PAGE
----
The Sunbank Solar Collector absorbs up to 96% of the solar radiation that hits it, making it the most efficient option on the market.
The Sunbank Collector is made up of three main components: an evacuated glass tube with a selective coating that optimizes absorption, aluminum fins that transfer the heat inside the tube to a copper heat pipe, and a heat pipe which transfers this heat to the water.
One of the components that make the Sunbank so special is its evacuated tube collector. In a vacuum there is no heat transfer. This means that the vacuum tube is almost perfectly insulated. Not unlike a thermos for keeping coffee hot, the Sunbank evacuated tubes preserve the 300 degree temperatures inside the tube while the outside remains cool to the touch. This allows that heat to be transferred to the water tank instead of being wasted. And because of this evacuation, the outside air temperature does not negatively affect the high heat transfer inside the tubes.
There is no water in the evacuated tubes. This allows for excellent winter performance by transferring the heat into the tank with the copper heat pipe. Also, if one tube is broken, the
system continues to work without the tank draining.
The fact that the collector is a tube with a circular shape, as opposed to a flat plate collector, means that the sun is always hitting the collector at a 90 degree angle throughout the day. This optimizes absorption with passive tracking.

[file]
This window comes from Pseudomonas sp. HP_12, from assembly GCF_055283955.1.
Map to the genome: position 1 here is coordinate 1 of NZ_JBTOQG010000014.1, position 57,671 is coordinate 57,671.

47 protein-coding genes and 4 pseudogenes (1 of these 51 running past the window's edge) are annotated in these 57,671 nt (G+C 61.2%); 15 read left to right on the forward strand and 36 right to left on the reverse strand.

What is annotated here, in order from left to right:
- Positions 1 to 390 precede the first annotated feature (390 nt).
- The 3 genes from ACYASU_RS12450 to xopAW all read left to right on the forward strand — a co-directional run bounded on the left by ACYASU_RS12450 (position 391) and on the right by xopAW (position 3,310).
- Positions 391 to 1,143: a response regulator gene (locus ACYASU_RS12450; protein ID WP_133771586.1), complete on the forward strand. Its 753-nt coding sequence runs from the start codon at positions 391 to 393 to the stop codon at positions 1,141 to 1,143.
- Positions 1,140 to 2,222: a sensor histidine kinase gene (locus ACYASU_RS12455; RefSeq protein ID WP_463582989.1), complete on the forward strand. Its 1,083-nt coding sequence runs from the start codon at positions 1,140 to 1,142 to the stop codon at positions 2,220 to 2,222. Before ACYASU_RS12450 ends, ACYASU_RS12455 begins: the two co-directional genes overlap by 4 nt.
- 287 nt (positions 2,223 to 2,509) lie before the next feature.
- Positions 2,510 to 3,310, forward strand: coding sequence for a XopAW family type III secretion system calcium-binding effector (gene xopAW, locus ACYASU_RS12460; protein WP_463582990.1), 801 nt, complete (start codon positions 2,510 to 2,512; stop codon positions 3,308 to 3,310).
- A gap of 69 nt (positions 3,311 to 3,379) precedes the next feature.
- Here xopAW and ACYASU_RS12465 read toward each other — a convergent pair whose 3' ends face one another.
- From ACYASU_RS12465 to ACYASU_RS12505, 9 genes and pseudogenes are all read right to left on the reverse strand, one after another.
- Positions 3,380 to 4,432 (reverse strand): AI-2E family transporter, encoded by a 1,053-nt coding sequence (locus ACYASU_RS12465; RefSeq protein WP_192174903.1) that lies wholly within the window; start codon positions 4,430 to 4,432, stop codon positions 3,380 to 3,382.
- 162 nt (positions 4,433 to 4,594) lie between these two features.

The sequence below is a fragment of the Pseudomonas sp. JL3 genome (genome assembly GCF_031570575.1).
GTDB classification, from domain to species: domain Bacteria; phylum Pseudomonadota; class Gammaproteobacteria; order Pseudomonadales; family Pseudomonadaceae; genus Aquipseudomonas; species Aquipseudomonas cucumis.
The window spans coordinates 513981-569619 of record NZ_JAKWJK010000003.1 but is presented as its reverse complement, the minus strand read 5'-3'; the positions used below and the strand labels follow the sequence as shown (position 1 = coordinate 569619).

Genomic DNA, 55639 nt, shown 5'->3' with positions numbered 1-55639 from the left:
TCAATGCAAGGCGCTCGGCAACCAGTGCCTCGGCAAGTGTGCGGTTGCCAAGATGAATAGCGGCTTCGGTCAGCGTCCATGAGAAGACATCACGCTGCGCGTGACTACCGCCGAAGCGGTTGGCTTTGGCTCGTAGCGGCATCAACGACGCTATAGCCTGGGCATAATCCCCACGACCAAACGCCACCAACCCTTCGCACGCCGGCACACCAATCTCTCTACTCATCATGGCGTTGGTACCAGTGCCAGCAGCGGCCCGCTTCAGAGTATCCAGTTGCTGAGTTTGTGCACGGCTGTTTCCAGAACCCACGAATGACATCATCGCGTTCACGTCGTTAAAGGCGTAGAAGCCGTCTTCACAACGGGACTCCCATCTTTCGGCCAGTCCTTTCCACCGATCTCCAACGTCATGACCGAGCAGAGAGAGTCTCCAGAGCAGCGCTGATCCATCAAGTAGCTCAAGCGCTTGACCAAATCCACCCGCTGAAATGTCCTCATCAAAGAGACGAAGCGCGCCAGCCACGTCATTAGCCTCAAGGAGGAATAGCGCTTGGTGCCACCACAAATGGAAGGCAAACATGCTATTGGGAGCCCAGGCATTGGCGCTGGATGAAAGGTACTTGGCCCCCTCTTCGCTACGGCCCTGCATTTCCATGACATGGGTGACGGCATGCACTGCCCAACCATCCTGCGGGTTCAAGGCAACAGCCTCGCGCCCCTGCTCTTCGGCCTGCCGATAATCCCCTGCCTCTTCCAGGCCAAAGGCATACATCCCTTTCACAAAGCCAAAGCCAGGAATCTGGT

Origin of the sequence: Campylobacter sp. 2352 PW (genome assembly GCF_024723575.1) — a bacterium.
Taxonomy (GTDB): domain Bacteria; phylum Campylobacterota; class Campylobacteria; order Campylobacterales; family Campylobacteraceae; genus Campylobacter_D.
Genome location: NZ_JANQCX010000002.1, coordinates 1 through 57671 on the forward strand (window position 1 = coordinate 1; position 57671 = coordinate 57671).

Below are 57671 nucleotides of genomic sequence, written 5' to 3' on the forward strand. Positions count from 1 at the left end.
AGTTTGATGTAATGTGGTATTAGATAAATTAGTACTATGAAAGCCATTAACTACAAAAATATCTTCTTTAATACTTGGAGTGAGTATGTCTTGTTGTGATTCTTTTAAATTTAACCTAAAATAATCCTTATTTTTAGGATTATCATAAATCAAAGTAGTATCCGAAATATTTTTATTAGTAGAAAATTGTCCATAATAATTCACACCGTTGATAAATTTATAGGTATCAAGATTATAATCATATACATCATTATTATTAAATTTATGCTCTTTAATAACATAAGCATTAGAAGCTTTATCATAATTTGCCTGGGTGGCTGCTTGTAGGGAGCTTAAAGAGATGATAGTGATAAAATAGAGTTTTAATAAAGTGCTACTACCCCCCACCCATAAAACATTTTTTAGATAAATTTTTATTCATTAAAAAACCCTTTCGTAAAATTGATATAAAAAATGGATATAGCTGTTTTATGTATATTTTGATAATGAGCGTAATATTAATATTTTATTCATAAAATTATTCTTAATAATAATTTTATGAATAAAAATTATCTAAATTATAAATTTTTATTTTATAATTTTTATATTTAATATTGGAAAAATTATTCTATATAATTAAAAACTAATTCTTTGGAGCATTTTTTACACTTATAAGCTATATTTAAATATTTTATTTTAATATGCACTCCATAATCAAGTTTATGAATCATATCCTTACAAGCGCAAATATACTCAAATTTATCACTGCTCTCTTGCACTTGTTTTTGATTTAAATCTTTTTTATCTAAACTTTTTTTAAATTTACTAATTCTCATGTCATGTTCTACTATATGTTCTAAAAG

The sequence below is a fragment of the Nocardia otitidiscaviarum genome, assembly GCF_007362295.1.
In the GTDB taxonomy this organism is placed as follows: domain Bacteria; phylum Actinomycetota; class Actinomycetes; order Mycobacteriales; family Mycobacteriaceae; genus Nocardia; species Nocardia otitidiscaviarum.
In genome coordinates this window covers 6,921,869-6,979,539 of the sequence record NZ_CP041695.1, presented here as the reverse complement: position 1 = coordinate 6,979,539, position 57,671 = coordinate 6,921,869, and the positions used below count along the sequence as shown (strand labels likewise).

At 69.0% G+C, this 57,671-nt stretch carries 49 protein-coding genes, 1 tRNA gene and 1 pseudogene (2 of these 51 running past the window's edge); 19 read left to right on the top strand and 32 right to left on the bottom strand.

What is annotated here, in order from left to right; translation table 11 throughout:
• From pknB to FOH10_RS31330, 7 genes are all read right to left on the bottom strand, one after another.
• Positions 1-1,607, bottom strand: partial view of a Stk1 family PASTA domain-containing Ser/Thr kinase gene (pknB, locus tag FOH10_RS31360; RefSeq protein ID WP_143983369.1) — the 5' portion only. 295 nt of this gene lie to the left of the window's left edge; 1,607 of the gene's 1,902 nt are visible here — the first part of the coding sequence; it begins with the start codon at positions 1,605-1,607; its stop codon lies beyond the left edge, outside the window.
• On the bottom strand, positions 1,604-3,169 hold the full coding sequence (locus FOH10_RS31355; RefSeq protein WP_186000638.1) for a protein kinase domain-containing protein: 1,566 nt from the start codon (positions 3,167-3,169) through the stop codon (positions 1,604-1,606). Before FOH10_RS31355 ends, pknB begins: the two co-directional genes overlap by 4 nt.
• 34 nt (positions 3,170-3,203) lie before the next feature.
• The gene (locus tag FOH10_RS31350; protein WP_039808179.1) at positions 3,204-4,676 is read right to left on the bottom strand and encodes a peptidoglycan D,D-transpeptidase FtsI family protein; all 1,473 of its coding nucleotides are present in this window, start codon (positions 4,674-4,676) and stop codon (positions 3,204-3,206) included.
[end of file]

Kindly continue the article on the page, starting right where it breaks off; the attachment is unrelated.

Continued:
The Sunbank collectors are made more efficient by the three target selective coating of Al-N/Al. These three coatings create an anti-reflection layer, an absorbance layer, and an infrared reflection layer.
The evacuated tube is made of high-strength borosilicate glass, a glass with high chemical and thermal shock resistance that can withstand 25mm hail stones.
Heat pipes act like a low-resistance thermal conductor. Due to their thermal-physical properties, their heat transfer rate is thousands of times greater than the best solid heat conductor of the same dimensions. The heat pipe transfers the high heat generated by the evacuated tube into a manifold that heats the water in the insulated tank.
Heat pipes are more common than we know—in fact, you are using a heat pipe in order to view this webpage. Heat pipes are one of the most efficient ways to transfer heat, and so your computer uses heat pipes to take away the heat from the processor or motherboard so your computer does not melt down. Heat pipes are also used on the Alaska Pipeline. In this application, the heat pipes maintain a temperature difference between the warm oil and the permafrost tundra the pipeline sits atop. Without this, the pipeline would melt the tundra and rupture the pipeline.
The Sunbank heat pipe is made of TU 2 0.7mm copper that conducts energy extremely well. Inside the sealed heat pipe is distilled water under very low pressure. When the temperature inside of the evacuated tube reaches 80 degrees Fahrenheit, this solution vaporizes and flows to the top of the heat pipe. The water has copper powder in it that disturbs the crystal formation, and water freezes into a slush rather than a solid, which protects the heat pipe from outward expansion and bursting. At the top of the heat pipe is a condenser bulb, which fits into the manifold. It is here that the vapor releases its immense energy, condenses into a liquid and falls to the bottom of the heat pipe to start the process over again. This continuous cycle is what heats the water in the Sunbank.
The aluminum fins conduct the solar energy generated by the evacuated tube into the heat pipe, where it is then transferred into the tank for storage.